Sampford Peverell, Bampton, Wimbleball Reservoir
Six layers, five starters, four finishers, three degrees, two counties and a partridge in a pear tree
Ride Report: Sunday 7th December, Kirby James
At the start at Sampford Peverell I was wearing a wicking vest, bib-tights, a standard cycling jersey, and a windproof jacket - but I still felt rather cold so I added a fleece – which I assumed I could take off when I warmed up – I couldn't have been more wrong!
Overnight there had been a deep frost but the Met Office forecast that the temperature would rise to a balmy 7°C. Stalwarts Geoff, Penny and Roy were also well wrapped up as we set off. Immediately we were caught by Pete who amazingly had cycled up all the way from Exmouth.
We all climbed up the Lowman Valley with the sun glistening on the frosted fields. Over the top the temperature dropped several degrees as we descended in the shade and over the odd patch of ice towards Bampton. On the way down my gears froze in bottom gear and Roy's chain seized up in the cold.
We left our bikes to thaw in the sun opposite the Bampton Bakery as we enjoyed coffee and cakes in the warm. After a long break we reluctantly dragged ourselves outside and fortunately found that our bikes had unfrozen. Pete wisely decided to return directly to Exmouth and the remaining four climbed northwards onto the southern edge of Exmoor. In shady spots ice completely covered the road – and Geoff embarked on a scientific study of the relative grip of bike tyres and cycling shoes. The rest of us walked the icy sections.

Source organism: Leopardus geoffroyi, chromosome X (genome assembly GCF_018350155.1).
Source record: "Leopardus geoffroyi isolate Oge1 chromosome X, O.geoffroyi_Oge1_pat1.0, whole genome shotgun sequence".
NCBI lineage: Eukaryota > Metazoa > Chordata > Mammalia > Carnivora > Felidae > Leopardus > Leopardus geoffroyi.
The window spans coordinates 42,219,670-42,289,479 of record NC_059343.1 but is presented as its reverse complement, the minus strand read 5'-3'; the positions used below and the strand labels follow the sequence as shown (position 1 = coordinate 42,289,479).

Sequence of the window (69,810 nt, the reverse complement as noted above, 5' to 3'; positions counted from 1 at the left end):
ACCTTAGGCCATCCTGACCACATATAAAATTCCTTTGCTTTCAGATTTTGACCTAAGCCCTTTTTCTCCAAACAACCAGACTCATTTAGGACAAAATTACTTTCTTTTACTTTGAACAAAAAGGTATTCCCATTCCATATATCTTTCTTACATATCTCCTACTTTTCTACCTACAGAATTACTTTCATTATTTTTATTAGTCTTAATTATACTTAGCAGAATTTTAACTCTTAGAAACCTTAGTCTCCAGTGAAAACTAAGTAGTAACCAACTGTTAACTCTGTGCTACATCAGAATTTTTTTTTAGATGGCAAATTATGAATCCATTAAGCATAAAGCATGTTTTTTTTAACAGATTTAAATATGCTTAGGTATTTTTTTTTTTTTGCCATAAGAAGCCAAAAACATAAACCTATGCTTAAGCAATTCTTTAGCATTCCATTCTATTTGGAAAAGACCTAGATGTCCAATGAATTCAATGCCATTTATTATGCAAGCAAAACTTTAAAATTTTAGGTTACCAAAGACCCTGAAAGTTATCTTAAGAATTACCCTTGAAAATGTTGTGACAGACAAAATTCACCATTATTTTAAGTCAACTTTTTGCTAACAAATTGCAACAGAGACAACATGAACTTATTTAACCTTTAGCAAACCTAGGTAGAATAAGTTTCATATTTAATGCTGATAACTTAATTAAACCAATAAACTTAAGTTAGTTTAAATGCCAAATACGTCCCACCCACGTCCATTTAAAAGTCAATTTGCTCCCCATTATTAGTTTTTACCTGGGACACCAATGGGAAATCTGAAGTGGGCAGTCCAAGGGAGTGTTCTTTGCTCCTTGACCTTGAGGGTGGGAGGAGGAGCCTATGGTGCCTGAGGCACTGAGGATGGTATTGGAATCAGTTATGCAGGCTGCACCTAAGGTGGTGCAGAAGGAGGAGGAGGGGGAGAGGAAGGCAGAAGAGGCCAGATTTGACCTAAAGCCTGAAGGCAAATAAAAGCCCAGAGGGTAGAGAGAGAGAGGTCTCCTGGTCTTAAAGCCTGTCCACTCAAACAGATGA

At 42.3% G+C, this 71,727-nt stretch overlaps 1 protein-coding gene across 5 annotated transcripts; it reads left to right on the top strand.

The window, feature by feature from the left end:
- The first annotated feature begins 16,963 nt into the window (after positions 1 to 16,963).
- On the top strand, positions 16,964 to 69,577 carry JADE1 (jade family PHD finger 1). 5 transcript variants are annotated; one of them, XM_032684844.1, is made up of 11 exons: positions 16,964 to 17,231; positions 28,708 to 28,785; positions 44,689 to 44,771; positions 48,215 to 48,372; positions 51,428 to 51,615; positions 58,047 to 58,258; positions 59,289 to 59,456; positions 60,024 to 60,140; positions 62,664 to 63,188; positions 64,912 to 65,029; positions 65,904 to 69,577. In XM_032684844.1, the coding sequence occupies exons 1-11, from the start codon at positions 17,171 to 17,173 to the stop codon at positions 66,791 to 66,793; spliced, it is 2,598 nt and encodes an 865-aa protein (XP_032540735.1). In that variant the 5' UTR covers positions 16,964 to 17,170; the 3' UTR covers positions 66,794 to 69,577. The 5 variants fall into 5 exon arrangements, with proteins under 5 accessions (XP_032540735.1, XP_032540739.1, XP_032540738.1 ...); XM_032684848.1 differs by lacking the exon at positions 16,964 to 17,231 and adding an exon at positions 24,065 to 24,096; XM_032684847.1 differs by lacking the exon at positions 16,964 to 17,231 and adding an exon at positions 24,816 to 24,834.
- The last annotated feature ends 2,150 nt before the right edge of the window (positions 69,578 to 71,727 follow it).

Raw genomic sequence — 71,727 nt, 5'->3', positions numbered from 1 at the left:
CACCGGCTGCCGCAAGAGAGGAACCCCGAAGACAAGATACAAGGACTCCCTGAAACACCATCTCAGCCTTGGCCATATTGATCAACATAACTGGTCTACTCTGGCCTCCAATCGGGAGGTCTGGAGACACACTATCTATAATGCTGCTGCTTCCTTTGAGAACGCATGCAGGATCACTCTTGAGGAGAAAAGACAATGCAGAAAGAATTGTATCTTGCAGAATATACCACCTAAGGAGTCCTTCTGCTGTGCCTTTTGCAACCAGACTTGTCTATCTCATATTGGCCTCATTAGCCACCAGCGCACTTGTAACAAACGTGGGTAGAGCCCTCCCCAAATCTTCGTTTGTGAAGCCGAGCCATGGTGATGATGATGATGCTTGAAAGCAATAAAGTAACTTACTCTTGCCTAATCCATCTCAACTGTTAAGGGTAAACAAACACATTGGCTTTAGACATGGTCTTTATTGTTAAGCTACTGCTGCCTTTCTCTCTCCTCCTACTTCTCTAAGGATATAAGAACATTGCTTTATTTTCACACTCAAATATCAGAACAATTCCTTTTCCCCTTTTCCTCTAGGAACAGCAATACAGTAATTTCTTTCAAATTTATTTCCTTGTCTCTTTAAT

At the lunch stop at Wimbleball Reservoir I put on my sixth layer – a waterproof top – and we ate our food in record time to avoid frostbite.
We debated the safest route home and decided to press on with our original route. This took us to over 1,000' and across the icy wastes of Exmoor – we part walked, part rode and partly slithered our way down to Chipstable and Waterrow. On the way Geoff showed how to perform elegant pirouettes in the road (you lower your saddle and keep both feet on the ground), Roy disappeared into a hedge (why?) and I demonstrated how to descend hills backwards.
We eventually picked up the Tiverton-Taunton canal and returned unscathed to Sampford Peverell just as darkness fell. All day the temperature hadn't risen above 3°C.
OK I lied about the partridge.